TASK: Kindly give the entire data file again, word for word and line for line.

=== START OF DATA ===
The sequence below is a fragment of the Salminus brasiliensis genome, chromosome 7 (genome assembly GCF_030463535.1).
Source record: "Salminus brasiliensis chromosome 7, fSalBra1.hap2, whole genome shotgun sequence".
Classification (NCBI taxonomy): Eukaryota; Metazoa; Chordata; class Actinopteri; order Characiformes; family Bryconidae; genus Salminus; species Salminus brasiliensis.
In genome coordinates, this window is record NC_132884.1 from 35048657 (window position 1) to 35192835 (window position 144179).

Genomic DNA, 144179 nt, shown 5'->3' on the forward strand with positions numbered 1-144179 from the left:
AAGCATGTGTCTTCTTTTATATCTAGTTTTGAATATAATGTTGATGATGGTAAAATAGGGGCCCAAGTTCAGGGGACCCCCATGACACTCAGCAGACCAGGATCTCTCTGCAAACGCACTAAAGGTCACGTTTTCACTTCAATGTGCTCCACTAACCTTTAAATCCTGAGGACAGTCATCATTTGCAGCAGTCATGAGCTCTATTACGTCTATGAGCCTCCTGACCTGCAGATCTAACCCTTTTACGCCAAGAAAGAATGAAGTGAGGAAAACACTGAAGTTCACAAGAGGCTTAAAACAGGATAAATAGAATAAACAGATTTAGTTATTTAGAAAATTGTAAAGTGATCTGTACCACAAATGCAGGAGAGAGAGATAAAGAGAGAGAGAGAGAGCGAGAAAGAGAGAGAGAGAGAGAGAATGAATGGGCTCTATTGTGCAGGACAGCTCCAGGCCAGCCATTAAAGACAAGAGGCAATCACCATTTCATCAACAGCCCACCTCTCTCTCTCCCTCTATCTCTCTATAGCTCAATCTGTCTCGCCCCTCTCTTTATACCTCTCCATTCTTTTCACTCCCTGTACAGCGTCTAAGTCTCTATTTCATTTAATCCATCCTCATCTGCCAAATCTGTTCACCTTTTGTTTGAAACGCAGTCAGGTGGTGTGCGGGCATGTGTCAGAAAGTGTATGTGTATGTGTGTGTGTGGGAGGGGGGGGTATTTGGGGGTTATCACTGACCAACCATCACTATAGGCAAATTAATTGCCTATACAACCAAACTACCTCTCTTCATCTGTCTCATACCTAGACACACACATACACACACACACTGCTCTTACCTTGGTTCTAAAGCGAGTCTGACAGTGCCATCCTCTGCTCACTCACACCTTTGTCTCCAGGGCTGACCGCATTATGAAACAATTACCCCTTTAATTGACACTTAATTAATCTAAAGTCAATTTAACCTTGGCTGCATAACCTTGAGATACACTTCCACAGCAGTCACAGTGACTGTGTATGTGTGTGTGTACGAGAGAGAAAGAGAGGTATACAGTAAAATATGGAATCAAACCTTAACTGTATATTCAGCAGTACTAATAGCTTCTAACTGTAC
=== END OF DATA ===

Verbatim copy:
The sequence below is a fragment of the Salminus brasiliensis genome, chromosome 7 (genome assembly GCF_030463535.1).
Source record: "Salminus brasiliensis chromosome 7, fSalBra1.hap2, whole genome shotgun sequence".
Classification (NCBI taxonomy): Eukaryota; Metazoa; Chordata; class Actinopteri; order Characiformes; family Bryconidae; genus Salminus; species Salminus brasiliensis.
In genome coordinates, this window is record NC_132884.1 from 35048657 (window position 1) to 35192835 (window position 144179).

Genomic DNA, 144179 nt, shown 5'->3' on the forward strand with positions numbered 1-144179 from the left:
AAGCATGTGTCTTCTTTTATATCTAGTTTTGAATATAATGTTGATGATGGTAAAATAGGGGCCCAAGTTCAGGGGACCCCCATGACACTCAGCAGACCAGGATCTCTCTGCAAACGCACTAAAGGTCACGTTTTCACTTCAATGTGCTCCACTAACCTTTAAATCCTGAGGACAGTCATCATTTGCAGCAGTCATGAGCTCTATTACGTCTATGAGCCTCCTGACCTGCAGATCTAACCCTTTTACGCCAAGAAAGAATGAAGTGAGGAAAACACTGAAGTTCACAAGAGGCTTAAAACAGGATAAATAGAATAAACAGATTTAGTTATTTAGAAAATTGTAAAGTGATCTGTACCACAAATGCAGGAGAGAGAGATAAAGAGAGAGAGAGAGAGCGAGAAAGAGAGAGAGAGAGAGAGAATGAATGGGCTCTATTGTGCAGGACAGCTCCAGGCCAGCCATTAAAGACAAGAGGCAATCACCATTTCATCAACAGCCCACCTCTCTCTCTCCCTCTATCTCTCTATAGCTCAATCTGTCTCGCCCCTCTCTTTATACCTCTCCATTCTTTTCACTCCCTGTACAGCGTCTAAGTCTCTATTTCATTTAATCCATCCTCATCTGCCAAATCTGTTCACCTTTTGTTTGAAACGCAGTCAGGTGGTGTGCGGGCATGTGTCAGAAAGTGTATGTGTATGTGTGTGTGTGGGAGGGGGGGGTATTTGGGGGTTATCACTGACCAACCATCACTATAGGCAAATTAATTGCCTATACAACCAAACTACCTCTCTTCATCTGTCTCATACCTAGACACACACATACACACACACACTGCTCTTACCTTGGTTCTAAAGCGAGTCTGACAGTGCCATCCTCTGCTCACTCACACCTTTGTCTCCAGGGCTGACCGCATTATGAAACAATTACCCCTTTAATTGACACTTAATTAATCTAAAGTCAATTTAACCTTGGCTGCATAACCTTGAGATACACTTCCACAGCAGTCACAGTGACTGTGTATGTGTGTGTGTACGAGAGAGAAAGAGAGGTATACAGTAAAATATGGAATCAAACCTTAACTGTATATTCAGCAGTACTAATAGCTTCTAACTGTAC